In 1995, Robert G. Mason has a successful quadruple bypass. Freed from the worry that a major heart attack is lurking around the corner, Mason has a new lease on life-and a sobering acceptance of his own mortality. He realizes that his World War II mementos will not mean anything after he dies and thus sets out to tell the stories behind them.
Serving in the American occupation of Japan at the end of the war, Mason witnessed a host of incredible, and sometimes entertaining, experiences. In this memoir, Mason describes Birdlegs, a vindictive Army nurse who learns the hard way to care about and respect the wounded. Mason entertains with the story of a pregnant Japanese prostitute who embarrasses a United States company commander. And he reminisces about how a Japanese general, convicted of wartime atrocities, helps him cope with medical trauma.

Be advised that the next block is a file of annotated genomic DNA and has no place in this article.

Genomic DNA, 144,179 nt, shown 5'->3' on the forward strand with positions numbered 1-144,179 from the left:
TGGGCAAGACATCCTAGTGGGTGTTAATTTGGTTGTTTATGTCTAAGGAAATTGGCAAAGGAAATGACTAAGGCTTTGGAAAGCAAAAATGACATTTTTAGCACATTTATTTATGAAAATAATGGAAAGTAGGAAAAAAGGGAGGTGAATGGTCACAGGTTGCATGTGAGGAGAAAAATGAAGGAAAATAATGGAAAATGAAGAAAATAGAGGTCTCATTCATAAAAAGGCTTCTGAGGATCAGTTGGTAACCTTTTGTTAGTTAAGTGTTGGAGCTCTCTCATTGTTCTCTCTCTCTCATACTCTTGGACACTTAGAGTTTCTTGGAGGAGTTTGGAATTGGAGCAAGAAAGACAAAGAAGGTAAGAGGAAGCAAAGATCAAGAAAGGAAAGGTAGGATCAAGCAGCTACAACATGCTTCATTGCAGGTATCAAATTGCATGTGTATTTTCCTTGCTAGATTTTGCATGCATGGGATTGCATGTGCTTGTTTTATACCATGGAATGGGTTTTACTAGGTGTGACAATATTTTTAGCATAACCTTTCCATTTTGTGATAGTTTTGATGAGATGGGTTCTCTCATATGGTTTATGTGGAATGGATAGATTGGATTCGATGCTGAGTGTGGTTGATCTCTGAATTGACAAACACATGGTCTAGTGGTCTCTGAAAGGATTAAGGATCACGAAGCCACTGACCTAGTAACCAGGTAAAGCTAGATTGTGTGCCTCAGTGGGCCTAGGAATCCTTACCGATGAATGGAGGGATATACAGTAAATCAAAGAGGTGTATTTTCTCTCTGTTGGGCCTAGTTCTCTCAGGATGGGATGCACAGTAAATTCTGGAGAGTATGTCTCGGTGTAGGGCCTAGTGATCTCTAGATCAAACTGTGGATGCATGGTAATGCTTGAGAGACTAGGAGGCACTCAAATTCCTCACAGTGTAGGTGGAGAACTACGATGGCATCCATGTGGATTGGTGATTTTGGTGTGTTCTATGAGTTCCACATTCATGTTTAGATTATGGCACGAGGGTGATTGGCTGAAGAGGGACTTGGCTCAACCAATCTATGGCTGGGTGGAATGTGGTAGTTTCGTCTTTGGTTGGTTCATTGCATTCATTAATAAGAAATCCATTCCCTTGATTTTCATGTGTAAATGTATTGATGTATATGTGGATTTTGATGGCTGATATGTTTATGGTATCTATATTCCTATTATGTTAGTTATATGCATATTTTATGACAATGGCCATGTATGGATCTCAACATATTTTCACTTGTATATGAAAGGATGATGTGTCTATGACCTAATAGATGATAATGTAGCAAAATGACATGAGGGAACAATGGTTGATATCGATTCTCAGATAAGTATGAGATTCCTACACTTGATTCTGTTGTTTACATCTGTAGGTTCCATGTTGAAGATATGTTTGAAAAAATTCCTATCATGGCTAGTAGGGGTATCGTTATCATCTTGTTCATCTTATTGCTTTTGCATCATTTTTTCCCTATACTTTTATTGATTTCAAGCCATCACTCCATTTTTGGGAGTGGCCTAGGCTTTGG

Mason's army experience changed his life. In this vivid memoir, he recounts the incidents that chronicle the two years of military service that transformed him from an immature nineteen-year-old kid into a twenty-one-year-old adult.